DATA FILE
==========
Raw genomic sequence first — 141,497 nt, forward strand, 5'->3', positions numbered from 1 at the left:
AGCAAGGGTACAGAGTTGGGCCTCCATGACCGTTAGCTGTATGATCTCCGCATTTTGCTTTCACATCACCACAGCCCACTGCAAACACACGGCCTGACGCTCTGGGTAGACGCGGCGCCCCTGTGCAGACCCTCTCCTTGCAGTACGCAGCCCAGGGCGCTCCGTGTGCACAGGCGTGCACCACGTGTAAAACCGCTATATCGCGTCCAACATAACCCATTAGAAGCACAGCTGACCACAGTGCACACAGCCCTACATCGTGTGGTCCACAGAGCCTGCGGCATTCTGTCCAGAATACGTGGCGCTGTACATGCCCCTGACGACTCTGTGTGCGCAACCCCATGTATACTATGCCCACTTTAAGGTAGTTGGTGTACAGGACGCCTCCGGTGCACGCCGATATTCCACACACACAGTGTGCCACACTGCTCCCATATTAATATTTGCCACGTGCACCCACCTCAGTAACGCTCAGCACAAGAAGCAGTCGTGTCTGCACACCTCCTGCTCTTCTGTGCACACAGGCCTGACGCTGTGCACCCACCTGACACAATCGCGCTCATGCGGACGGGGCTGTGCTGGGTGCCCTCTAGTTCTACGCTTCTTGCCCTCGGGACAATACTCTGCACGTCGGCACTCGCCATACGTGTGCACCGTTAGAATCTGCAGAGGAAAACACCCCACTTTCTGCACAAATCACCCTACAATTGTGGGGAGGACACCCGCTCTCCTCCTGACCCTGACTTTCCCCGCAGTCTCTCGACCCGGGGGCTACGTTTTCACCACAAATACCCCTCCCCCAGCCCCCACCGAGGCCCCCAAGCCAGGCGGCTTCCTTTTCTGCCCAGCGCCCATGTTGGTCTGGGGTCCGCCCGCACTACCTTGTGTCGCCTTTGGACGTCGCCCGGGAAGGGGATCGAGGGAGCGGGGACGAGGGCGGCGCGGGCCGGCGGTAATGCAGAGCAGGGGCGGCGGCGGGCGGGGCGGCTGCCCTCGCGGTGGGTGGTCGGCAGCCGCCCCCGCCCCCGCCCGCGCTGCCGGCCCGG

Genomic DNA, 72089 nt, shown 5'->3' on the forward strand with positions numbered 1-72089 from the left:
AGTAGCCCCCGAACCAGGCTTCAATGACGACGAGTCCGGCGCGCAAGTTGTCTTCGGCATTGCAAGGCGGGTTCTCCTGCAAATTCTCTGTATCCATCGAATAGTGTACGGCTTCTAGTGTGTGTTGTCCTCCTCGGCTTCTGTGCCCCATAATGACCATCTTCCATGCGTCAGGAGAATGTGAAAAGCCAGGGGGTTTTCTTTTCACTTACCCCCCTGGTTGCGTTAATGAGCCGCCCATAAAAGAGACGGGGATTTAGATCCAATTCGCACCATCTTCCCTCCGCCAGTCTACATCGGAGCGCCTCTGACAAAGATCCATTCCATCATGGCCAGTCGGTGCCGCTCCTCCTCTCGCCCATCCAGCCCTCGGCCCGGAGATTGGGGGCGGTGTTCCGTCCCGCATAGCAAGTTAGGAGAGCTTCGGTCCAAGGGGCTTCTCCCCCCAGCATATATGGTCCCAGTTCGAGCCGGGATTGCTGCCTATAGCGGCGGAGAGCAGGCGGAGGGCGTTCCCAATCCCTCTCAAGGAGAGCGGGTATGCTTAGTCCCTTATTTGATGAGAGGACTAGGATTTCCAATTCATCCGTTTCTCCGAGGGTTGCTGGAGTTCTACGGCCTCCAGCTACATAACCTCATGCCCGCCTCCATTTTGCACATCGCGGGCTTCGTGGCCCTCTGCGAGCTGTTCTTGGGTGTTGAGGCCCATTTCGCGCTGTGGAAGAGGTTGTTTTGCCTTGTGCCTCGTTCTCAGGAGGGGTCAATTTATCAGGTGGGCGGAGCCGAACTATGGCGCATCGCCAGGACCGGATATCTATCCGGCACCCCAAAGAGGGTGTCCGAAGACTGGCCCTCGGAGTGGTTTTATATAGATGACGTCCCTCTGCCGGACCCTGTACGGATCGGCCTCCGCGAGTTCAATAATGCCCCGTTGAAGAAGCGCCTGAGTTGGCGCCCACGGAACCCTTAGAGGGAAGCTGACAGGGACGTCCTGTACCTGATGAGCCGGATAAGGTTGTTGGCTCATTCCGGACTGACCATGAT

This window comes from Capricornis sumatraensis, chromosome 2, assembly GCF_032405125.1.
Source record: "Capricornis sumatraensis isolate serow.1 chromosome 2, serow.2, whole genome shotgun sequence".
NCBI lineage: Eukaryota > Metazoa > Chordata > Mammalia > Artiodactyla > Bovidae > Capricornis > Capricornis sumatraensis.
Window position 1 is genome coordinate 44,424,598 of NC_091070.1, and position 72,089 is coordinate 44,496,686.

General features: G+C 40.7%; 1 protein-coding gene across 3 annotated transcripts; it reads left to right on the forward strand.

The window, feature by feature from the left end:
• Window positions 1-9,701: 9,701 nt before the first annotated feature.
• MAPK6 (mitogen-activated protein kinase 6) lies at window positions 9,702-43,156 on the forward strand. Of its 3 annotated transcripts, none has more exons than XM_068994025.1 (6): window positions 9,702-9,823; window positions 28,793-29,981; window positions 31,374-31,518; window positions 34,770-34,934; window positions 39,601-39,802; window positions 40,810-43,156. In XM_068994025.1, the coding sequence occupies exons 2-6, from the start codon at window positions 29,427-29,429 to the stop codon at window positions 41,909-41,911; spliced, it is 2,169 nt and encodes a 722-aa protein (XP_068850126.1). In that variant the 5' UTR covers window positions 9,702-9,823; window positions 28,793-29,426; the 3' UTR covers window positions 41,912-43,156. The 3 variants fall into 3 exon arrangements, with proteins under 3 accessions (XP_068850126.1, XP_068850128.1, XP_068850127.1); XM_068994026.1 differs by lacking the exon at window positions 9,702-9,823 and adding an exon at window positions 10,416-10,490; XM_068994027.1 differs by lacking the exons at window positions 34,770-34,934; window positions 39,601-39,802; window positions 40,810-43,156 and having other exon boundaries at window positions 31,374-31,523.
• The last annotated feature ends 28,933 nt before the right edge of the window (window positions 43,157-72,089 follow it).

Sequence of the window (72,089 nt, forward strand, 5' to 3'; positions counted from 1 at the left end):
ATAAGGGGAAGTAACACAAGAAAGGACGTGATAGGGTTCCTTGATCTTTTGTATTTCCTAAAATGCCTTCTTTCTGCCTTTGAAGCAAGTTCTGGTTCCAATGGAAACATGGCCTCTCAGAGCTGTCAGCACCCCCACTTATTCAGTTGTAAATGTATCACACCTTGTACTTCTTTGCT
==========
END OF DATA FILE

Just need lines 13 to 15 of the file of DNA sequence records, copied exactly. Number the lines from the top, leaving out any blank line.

• The last annotated feature ends 28,933 nt before the right edge of the window (window positions 43,157-72,089 follow it).

Sequence of the window (72,089 nt, forward strand, 5' to 3'; positions counted from 1 at the left end):
ATAAGGGGAAGTAACACAAGAAAGGACGTGATAGGGTTCCTTGATCTTTTGTATTTCCTAAAATGCCTTCTTTCTGCCTTTGAAGCAAGTTCTGGTTCCAATGGAAACATGGCCTCTCAGAGCTGTCAGCACCCCCACTTATTCAGTTGTAAATGTATCACACCTTGTACTTCTTTGCT